The Most Beautiful Picture In Science: James Watson - "The Double Helix"

Updated: Sep 18, 2019

#biology #chemistry #watson #crick #DNA

We were clearing out the loft not long ago when I stumbled across a book that I'd never known existed. Lying under a "NOW JUST £3.99" sticker from The Works was the published accounts of the discovery of DNA by none other than James Watson. It's been over 50 years since Watson and Crick famously made that discovery. A discovery that, today, seems far from the groundbreaking marvel of science that it once was. The simplicity of the structure being appropriately tidy, predictably succinct and functionally boring (to most year 8 students who have to memorise the four base names). Yet, reading Watson's journals is a fantastic way to put you back in the 50's (probably for the first time) and experience a front row seat to one of the greatest discoveries mankind will ever witness.

It probably comes as no surprise that Watson and Crick were no Cliff Booth. They represent a portion of the 50's which is noticeably closer to our reality - that is my reality of lab books and stats tests rather than convertible chevys and hand guns. Working out of the Cavendish Laboratory in Cambridge, which of course is still there (in essence anyway), these two were just like any other academics. I'm sure they knew that they were on to something big, but I like to imagine them blissfully unaware of what they were about to happen across ("happen across" is a disgusting oversimplification of years of work and genuine genius; that phrase alone probably discredits this article, blog and company). See, when reading the letters they sent backwards and forwards, where they have crossed things out or underlined things where they'd got excited, that discovery does seem real. It's not chapter 1, page 1, line 1 of AQA Biology. It's new, it's exciting, it's revolutionary. And it's in reading this article that I made a discovery of my own. The most beautiful picture in science.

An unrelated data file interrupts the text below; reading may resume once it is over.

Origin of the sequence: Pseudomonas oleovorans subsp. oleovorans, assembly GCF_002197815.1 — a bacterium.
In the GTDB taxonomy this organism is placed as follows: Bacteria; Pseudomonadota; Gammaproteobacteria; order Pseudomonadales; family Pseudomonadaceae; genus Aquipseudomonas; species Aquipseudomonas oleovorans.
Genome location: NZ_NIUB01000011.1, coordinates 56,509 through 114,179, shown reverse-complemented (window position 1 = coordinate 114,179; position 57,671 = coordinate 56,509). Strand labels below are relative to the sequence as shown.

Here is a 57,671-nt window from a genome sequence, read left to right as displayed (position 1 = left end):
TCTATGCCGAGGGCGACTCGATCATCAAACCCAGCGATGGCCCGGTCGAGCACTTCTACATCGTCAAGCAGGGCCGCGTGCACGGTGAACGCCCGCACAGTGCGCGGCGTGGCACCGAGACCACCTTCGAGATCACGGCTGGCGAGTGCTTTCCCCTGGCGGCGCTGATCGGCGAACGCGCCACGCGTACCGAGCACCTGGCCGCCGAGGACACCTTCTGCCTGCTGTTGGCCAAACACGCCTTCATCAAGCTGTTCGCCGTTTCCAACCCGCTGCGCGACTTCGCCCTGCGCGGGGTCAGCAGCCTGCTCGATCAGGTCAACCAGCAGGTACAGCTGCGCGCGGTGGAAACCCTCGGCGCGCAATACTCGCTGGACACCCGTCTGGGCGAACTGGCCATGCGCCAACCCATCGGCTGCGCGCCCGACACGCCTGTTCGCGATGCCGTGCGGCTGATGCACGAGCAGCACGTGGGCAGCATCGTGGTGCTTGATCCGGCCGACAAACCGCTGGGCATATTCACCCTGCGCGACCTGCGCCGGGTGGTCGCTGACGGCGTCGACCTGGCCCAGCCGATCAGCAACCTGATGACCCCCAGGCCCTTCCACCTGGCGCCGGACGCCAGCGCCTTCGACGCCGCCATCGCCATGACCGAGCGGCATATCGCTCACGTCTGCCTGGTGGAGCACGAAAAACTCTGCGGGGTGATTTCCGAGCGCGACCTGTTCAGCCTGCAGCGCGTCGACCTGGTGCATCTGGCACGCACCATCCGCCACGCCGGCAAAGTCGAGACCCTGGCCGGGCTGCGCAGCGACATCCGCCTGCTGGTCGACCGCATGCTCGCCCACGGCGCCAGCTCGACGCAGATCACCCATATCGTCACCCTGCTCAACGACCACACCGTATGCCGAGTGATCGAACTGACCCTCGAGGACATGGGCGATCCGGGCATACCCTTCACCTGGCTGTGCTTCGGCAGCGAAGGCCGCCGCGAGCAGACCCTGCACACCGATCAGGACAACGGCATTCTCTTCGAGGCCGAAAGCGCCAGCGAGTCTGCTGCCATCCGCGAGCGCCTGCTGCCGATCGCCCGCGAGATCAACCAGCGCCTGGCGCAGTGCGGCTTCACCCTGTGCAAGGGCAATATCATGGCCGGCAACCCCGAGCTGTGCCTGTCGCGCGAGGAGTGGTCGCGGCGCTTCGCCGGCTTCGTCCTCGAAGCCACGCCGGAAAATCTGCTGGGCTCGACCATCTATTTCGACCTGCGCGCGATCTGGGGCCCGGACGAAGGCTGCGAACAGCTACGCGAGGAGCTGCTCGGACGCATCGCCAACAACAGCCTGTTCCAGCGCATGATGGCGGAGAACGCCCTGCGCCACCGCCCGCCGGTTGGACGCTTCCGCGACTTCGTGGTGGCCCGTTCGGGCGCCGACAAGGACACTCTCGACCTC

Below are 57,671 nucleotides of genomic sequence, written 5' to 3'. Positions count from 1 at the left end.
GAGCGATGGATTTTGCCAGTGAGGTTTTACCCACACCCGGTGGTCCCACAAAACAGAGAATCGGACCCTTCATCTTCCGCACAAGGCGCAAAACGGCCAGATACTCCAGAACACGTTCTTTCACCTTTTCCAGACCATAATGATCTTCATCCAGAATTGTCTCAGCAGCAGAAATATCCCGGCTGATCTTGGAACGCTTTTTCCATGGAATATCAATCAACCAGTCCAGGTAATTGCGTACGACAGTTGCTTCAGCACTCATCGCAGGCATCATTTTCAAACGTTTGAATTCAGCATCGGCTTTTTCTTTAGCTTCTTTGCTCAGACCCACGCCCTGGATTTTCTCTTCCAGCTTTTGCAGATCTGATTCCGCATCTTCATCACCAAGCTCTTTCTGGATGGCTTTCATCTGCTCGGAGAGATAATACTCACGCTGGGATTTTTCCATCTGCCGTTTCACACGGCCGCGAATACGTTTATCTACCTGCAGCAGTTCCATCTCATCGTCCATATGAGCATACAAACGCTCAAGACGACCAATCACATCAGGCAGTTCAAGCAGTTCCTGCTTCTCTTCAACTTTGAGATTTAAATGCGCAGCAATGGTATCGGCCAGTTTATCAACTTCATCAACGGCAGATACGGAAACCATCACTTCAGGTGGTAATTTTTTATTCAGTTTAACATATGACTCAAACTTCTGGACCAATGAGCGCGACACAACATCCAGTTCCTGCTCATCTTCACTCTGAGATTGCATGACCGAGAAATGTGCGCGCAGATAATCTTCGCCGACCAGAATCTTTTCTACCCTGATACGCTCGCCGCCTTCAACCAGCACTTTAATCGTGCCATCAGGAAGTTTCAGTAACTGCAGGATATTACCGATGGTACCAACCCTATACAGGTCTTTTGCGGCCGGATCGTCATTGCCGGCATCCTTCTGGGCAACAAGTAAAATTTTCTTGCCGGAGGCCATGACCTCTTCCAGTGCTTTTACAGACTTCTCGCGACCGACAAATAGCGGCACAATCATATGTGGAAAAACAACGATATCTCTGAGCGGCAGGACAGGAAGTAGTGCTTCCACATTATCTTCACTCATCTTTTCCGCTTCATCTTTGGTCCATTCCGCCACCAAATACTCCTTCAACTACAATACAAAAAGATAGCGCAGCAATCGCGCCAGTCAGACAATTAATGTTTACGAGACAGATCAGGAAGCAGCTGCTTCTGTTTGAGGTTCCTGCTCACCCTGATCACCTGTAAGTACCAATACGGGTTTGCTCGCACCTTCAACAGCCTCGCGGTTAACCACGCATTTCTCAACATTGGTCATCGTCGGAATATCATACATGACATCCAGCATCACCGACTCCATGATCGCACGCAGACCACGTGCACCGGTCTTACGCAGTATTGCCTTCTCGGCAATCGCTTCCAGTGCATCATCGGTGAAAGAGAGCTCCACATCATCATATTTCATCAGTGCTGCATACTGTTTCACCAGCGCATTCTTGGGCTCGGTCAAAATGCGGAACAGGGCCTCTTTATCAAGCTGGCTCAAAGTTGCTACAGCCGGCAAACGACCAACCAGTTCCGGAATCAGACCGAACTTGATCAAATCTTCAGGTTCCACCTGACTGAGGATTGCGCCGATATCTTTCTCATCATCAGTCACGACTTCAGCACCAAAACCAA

This image, an early sketch of the double helical structure of DNA, has all the beauty of the now-known model; it's almost identical to it. Yet still, it's wrong. The like-with-like base pairing that Watson suggests is incorrect. Obviously they'd go on to correct this mistake, but this picture tells us so much about science as a profession, nay as a subject. For in this moment, the thought he had it. That they'd cracked the problem and found a crucial part of the inner workings of the universe. Watson talks about his excitement to announce his new discovery to the scientific community. However, in reality, they weren't there yet. They were tantalisingly close, only having to change one thing. But they weren't there yet.

I think it's a luxury to be able to step back from the rigid box of modern science and appreciate a time when, say, the structure of DNA wasn't a fact. It wasn't obvious. And it wasn't boring.

This picture tells us that not every good idea in science is true. It tells us about perseverance - that solutions are always there to be found in the universe. It tells us about the importance of collaboration - as this mistake was only rectified with the help of Crick and other collaborators. But for me, above all else, it tells us about the success; about how satisfying it is to finally crack whatever branch of the universe that we are working on, how beautiful true solutions actually are. For in the moment when we see this picture, we empathise with Watson as he was on the day it was drawn - excited that this is something good; but disappointed that it isn't done yet. But with all the gifts of hindsight, we know that they are so close to getting it, and we know how important it is.

In science, we are too used to failure. We work for so long and get negative results, or our projects don't wow or amaze in the way we hoped they would. Maybe our projects are successful, but they may not have the recognition or impact that we wanted. This picture tells us that those groundbreaking discoveries are out there, and that we - anyone - can make them. It's not some superhuman hunch that gave Watson and Crick the structure of DNA. It's hard work and perseverance (and a little bit of luck). We may not be there yet, but this picture tells me that getting there is possible. And all in all, I think that's pure inspiration.

Subscribe to Get Updates: